President Benigno Aquino declared a state of national calamity and deployed hundreds of soldiers in Tacloban to quell looting. Tacloban’s administration appeared to be in disarray as city and hospital workers focused on saving their own families and securing food.
Nevertheless, relief supplies were getting into the once-vibrant port city of 220,000.
Aid trucks from the airport struggled to enter because of the stream of people and vehicles leaving. On motorbikes, trucks or by foot, people clogged the road to the airport, holding scarves to their faces to blot out the stench of bodies.
Hundreds have left on cargo planes to the capital Manila or the second-biggest city of Cebu, with many more sleeping rough overnight at the wrecked terminal building.
Reuters journalists travelled into the city on a government aid truck which was guarded by soldiers with assault rifles. “It’s risky,” said Jewel Ray Marcia, an army lieutenant. “People are angry. They are going out of their minds.”
RELIEF EFFORTS PICKING UP
International relief efforts have begun to pick up, with dozens of countries and organisations pledging tens of millions of dollars in aid.
Operations have been hampered because roads, airports and bridges were destroyed or covered in wreckage by surging waves and winds of up to 378 kph.
About 660,000 people were displaced and many have no access to food, water or medicine, the United Nations said.
UN aid chief Valerie Amos, who is travelling to the Philippines, released US$25 million (HK$194 million) for aid relief on Monday from the UN Central Emergency Response Fund.
Amos and the Philippines government are due to launch an appeal and action plan on Tuesday to deal with the disaster.
Aquino’s declaration of a state of national calamity will allow the government to use state funds for relief and to control prices. He said the government had set aside 18.7 billion pesos (HK$3.3 billion) for rehabilitation.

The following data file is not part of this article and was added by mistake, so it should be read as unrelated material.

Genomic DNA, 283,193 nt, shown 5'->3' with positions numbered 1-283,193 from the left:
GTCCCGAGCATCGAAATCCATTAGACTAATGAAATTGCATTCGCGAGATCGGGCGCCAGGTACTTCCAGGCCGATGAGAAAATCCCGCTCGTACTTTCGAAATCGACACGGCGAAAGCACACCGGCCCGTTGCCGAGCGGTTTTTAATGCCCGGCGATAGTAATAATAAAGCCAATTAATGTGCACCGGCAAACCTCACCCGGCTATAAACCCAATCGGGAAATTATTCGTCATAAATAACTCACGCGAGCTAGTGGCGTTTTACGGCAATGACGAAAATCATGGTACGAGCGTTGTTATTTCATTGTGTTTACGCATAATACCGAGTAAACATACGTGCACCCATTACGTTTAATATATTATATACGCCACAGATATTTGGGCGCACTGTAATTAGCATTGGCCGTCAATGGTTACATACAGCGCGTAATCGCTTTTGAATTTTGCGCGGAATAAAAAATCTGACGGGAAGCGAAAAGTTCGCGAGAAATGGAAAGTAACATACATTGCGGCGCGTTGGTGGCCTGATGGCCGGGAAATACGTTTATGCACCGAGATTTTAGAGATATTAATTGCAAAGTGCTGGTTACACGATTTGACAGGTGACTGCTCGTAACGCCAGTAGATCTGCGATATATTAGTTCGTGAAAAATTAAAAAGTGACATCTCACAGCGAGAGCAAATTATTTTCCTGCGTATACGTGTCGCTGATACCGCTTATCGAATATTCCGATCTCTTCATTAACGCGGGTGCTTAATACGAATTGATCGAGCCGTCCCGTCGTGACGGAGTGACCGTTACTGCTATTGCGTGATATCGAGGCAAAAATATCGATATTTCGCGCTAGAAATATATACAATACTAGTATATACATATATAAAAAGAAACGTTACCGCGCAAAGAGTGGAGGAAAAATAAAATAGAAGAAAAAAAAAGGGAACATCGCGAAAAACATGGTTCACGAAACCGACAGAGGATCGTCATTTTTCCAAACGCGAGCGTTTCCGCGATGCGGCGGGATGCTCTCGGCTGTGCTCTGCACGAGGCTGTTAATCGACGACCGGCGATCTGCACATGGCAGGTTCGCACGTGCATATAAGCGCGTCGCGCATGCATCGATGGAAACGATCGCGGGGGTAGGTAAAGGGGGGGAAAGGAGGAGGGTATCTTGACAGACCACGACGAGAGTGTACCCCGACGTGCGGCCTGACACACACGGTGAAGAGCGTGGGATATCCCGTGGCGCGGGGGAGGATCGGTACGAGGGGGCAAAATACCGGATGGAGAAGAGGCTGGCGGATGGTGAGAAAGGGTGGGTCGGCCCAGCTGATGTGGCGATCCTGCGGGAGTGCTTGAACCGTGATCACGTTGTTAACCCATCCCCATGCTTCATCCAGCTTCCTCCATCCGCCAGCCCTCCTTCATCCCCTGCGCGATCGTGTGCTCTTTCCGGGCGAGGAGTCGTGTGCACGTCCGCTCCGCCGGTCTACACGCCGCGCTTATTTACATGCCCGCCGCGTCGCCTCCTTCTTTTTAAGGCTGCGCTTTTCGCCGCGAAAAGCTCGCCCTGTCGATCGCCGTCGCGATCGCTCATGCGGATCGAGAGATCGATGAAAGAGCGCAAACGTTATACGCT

Additional US military forces also arrived in the Philippines on Monday to bolster relief efforts, officials said, with US military cargo planes transporting food, medical supplies and water for victims.
Rescuers have yet to reach remote parts of the coast, such as Guiuan, a town in eastern Samar province with a population of 40,000 that was largely destroyed.
The typhoon also levelled Basey, a seaside town in Samar province about 10 km across a bay from Tacloban in Leyte province. About 2,000 people were missing in Basey, said the governor of Samar province.
The damage to the coconut- and rice-growing region was expected to amount to more than 3 billion pesos, Citi Research said in a report, with “massive losses” for private property.
Residents of Tacloban, 580 km southeast of Manila, told terrifying accounts of being swept away by a wall of water, revealing a city that had been hopelessly unprepared for a storm of Haiyan’s power.
Most of the damage and deaths were caused by waves that inundated towns, washed ships ashore and swept away villages in scenes reminiscent of the 2004 Indian Ocean tsunami.
Jean Mae Amande, 22, said she was washed several kilometres from her home by the surge of water. The current ripped her out to sea before pushing her back to shore where she was able to cling to a tree and grab a rope thrown from a boat.
An old man who had been swimming with her died when his neck was gashed by an iron roof, she said.
“It’s a miracle that the ship was there,” Amande said.